The second part of the prompt asks, “Why Arts and Sciences?” Make sure to provide concrete examples of courses, concentrations, clubs, and/or research opportunities that have drawn you to AS. That being said, be careful not to appear as though you’re just quoting the website: elaborate on how each of the examples you provide will be meaningful to you and help you advance your academic interests and goals! Also, try to avoid dropping names of professors, unless you’ve had personal contact with them. Instead, refer to the course they teach or the research they’re doing.
Cornell Admission Essay Example
My ambition to attend the College of Arts and Sciences at Cornell is inextricably tied to my larger goal, and both are the result of experiences that have confirmed a vocation within me. I know on a profound level what it is I hope to do in the world. This in place, I then know where I must first go to make this a reality. If I may, I would like to share what fuels this conviction.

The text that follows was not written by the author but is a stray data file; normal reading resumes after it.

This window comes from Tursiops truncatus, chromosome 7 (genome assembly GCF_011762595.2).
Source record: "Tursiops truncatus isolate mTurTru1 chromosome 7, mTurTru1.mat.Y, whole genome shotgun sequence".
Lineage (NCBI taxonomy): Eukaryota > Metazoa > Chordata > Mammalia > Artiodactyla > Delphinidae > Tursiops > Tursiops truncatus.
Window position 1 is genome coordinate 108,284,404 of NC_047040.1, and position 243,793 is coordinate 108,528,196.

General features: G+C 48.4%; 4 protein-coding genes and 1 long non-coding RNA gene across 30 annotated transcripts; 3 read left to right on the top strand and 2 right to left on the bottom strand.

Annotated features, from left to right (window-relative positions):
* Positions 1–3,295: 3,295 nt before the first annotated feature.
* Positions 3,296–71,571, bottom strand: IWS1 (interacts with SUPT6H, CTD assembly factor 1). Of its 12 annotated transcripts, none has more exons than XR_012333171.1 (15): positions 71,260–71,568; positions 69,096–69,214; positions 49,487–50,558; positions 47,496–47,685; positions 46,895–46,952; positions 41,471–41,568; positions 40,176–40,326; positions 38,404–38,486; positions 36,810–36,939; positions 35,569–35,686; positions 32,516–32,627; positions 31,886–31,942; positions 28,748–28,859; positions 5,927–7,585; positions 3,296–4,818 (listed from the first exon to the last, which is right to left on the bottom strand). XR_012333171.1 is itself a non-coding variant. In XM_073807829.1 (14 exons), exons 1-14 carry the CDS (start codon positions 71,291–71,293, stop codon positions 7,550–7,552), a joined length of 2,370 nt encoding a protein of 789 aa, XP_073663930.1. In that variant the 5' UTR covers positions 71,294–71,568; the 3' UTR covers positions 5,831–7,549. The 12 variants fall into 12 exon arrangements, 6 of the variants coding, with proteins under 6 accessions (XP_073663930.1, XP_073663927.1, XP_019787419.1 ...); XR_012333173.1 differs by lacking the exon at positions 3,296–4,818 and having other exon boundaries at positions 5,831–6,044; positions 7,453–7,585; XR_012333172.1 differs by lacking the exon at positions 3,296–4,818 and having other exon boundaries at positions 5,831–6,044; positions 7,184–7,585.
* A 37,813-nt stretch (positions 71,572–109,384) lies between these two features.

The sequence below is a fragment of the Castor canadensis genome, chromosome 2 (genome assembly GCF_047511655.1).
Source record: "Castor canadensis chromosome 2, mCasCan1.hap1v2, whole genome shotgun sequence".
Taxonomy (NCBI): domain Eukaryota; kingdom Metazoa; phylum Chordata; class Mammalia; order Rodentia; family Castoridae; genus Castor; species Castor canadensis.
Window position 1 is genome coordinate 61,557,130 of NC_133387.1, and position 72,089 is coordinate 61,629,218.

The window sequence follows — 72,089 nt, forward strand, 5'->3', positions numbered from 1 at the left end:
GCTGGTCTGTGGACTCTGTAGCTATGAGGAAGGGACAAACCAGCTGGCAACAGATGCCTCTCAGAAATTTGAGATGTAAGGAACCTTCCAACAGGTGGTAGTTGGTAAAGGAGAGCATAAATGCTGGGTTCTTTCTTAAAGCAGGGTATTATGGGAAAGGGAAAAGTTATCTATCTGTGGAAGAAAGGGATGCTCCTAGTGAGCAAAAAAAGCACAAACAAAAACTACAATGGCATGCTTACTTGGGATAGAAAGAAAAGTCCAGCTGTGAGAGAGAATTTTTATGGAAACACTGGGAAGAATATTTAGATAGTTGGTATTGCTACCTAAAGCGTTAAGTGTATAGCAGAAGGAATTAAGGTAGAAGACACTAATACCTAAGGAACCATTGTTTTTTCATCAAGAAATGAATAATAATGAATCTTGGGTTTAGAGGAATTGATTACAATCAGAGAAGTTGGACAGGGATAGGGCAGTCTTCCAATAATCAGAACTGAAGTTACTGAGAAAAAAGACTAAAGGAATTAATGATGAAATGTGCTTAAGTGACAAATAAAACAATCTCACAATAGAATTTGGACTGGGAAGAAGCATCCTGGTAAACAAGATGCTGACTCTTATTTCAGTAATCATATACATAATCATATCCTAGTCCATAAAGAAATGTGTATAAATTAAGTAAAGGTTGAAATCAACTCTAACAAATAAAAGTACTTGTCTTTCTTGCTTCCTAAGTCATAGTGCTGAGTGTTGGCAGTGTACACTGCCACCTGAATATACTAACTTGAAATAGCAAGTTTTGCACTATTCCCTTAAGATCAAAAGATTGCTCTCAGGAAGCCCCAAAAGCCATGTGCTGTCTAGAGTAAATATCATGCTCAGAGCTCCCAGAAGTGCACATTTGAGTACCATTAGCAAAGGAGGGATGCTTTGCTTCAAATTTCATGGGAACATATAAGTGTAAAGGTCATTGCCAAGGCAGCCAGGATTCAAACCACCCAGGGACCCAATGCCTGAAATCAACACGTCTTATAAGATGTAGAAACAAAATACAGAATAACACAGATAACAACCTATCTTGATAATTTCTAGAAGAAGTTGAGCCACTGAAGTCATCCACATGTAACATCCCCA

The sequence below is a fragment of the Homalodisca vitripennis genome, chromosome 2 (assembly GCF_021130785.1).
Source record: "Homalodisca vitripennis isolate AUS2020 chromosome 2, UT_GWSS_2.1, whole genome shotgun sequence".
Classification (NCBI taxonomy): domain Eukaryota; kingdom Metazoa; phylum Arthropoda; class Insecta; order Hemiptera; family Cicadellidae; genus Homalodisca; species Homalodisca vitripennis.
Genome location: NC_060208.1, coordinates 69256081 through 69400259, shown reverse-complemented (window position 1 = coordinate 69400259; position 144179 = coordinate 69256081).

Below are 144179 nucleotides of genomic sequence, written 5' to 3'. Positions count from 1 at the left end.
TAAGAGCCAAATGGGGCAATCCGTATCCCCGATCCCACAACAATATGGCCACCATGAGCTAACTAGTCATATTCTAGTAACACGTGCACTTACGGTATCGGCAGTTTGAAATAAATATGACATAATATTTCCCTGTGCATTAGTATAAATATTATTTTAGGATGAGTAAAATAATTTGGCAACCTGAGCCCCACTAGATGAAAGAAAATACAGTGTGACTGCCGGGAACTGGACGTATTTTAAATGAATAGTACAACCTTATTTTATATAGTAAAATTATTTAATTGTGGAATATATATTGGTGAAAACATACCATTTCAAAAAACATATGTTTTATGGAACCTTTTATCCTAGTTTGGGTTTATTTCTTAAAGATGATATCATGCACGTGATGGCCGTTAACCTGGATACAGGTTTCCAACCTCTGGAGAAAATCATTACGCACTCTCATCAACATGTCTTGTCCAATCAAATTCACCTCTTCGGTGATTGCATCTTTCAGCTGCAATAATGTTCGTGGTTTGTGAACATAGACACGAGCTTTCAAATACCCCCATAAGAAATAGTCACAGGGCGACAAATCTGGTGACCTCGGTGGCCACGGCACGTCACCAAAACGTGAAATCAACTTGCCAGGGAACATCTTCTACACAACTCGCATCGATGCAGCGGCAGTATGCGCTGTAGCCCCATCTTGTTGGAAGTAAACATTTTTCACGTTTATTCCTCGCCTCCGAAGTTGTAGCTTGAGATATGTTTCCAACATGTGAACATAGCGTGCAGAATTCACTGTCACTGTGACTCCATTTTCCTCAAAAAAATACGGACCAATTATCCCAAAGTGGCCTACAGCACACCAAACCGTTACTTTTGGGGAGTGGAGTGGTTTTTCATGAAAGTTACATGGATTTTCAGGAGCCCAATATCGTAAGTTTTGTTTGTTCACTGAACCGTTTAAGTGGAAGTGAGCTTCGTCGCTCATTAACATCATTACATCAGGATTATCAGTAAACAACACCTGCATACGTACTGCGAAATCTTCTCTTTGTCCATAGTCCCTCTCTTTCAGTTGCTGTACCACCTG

The word “epiphany” is used almost casually today, yet I believe that a genuine epiphany recently came to me. I went with my mother, who is a doctor, to assist in an area of India ravaged by monsoons. Those familiar with such situations only from news reports cannot fully understand how flooding can utterly cripple a village and destroy ways of life. The people were huddled under makeshift tents of tattered plastic tarp, clinging to this completely inadequate protection; naked children played in the dirty water of the street; and many natives, starving in these dire conditions, displayed distended bellies. I had known that India was a third-world country. I knew that the nation's people endured great deprivations. This, however, was vivid in a way that stunned my senses. That this was my native heritage added to the sorrow gripping me.